Fallout of the Lahore attack March 4, 2009

Can't force teams to play here unless security improves - Butt

Cricinfo staff

Ijaz Butt: "It has earned a bad name to Pakistan in the international community. It looks grim for at least 6-12 months" © AFP

Ijaz Butt, the PCB chairman, has said it will be very difficult, following the Lahore terror strikes, to convince any team to tour Pakistan in the immediate future unless the security situation improves. He said the government, not the PCB, was answerable for the lapses that led to Tuesday's attack but, as far as he knew, the security provided to Sri Lanka was the same as for all touring teams.

"How can we force them to play in Pakistan if the security situation doesn't improve," Butt said. "It has earned Pakistan a bad name in the international community. It looks grim for at least six to twelve months. It was the most unfortunate thing that could have happened."

The shootout happened while the players were making their way to the Gaddafi Stadium for the third day of the second Test. Five Sri Lankan players and the assistant coach Paul Farbrace were injured when the terrorists targeted the team bus. The series - Pakistan's first at home in 16 months - was cancelled.

Asked if the security cover was sufficient, Butt said the government was answerable and not the PCB. "Nowhere in the world does the cricket board interfere in the security matters - it's the sole responsibility of the government," he said. "As far as I know, the security level was the same as it was in the past, when various teams toured Pakistan."

The most immediate fallout of the terror strikes is New Zealand's decision not to tour the country for a Test series later this year. New Zealand Cricket chief executive Justin Vaughan spoke of playing at a neutral venue and Butt clarified that negotiations were yet to begin.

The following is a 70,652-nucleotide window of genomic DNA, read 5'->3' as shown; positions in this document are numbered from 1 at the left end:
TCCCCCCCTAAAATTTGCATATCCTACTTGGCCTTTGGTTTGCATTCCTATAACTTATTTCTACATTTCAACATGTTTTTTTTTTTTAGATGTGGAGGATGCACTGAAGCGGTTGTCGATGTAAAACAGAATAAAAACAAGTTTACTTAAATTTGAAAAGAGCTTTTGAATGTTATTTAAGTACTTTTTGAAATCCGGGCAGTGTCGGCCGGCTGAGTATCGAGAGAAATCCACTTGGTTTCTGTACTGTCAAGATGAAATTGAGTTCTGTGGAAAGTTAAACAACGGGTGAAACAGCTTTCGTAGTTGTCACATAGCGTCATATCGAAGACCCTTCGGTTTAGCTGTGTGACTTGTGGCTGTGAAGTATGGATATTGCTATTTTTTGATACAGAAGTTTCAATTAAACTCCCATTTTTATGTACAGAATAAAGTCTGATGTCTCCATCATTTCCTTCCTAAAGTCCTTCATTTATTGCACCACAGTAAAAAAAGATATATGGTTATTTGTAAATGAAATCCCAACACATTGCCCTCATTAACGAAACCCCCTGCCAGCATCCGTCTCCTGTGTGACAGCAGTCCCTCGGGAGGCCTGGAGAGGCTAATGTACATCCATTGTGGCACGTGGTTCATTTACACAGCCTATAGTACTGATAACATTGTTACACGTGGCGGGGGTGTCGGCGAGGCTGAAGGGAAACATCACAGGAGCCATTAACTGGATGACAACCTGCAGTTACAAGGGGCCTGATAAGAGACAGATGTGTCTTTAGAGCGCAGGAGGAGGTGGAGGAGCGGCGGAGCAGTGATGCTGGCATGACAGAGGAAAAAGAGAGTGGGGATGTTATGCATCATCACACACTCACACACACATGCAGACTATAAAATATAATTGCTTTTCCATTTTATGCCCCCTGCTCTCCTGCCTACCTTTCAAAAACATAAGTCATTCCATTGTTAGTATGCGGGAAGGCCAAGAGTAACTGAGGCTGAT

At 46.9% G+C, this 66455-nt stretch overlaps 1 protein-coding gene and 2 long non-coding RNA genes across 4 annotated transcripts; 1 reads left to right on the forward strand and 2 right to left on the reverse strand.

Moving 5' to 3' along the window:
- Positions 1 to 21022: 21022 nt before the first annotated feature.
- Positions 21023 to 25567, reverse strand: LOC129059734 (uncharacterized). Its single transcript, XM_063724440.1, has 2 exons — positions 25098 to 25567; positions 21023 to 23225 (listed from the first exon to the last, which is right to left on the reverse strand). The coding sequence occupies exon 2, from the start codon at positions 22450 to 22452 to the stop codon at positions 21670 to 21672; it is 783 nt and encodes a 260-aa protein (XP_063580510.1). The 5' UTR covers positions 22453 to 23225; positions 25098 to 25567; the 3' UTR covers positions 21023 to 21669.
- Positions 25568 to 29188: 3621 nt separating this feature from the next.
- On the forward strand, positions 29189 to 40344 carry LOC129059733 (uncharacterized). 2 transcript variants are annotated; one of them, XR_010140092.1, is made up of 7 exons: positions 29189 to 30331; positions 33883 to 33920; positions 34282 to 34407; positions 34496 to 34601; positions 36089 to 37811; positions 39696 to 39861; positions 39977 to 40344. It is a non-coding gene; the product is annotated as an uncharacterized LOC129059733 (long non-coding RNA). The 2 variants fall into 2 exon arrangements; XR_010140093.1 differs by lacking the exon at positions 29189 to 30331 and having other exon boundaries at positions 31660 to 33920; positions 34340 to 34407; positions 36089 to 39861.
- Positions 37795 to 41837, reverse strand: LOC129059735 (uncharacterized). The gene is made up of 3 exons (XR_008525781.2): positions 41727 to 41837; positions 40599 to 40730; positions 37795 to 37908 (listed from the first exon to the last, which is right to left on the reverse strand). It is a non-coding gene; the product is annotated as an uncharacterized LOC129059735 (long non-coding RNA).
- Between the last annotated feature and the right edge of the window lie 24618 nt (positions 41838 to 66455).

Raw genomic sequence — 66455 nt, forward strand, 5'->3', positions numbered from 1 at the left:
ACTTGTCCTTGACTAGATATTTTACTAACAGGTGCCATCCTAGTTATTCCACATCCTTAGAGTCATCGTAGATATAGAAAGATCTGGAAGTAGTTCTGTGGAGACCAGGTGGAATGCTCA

"Let me make it clear that we have not received any information from New Zealand Cricket that the tour is called off," Butt said. "Of course the security situation (in Pakistan) will be reassessed in due course."

He sought to play down fears Pakistan would not host its matches in the 2011 World Cup, a tournament it is scheduled to share with India, Sri Lanka and Bangladesh. "There are still two years left until the World Cup 2011," he said. "We hope security improves by the time the big event comes nearer."

In the aftermath of the attacks, former captain Ramiz Raja appealed to the cricket world not to turn their backs on Pakistan at this critical moment.

"Obviously Tuesday's tragic events have pushed us back a fair bit," Raja told AFP. "But the entire world must realise that cricket is a way of life in Pakistan and it must not be taken away. It's easy to take cricket events out of Pakistan in a kneejerk reaction but Pakistan needs support and with gradual improvement in security teams must play here.

"They (Sri Lankans) were gracious enough to tour and during the one-day matches in January and then in the Tests I saw some banners which thanked the Sri Lankan team and it's tragic that these events happened."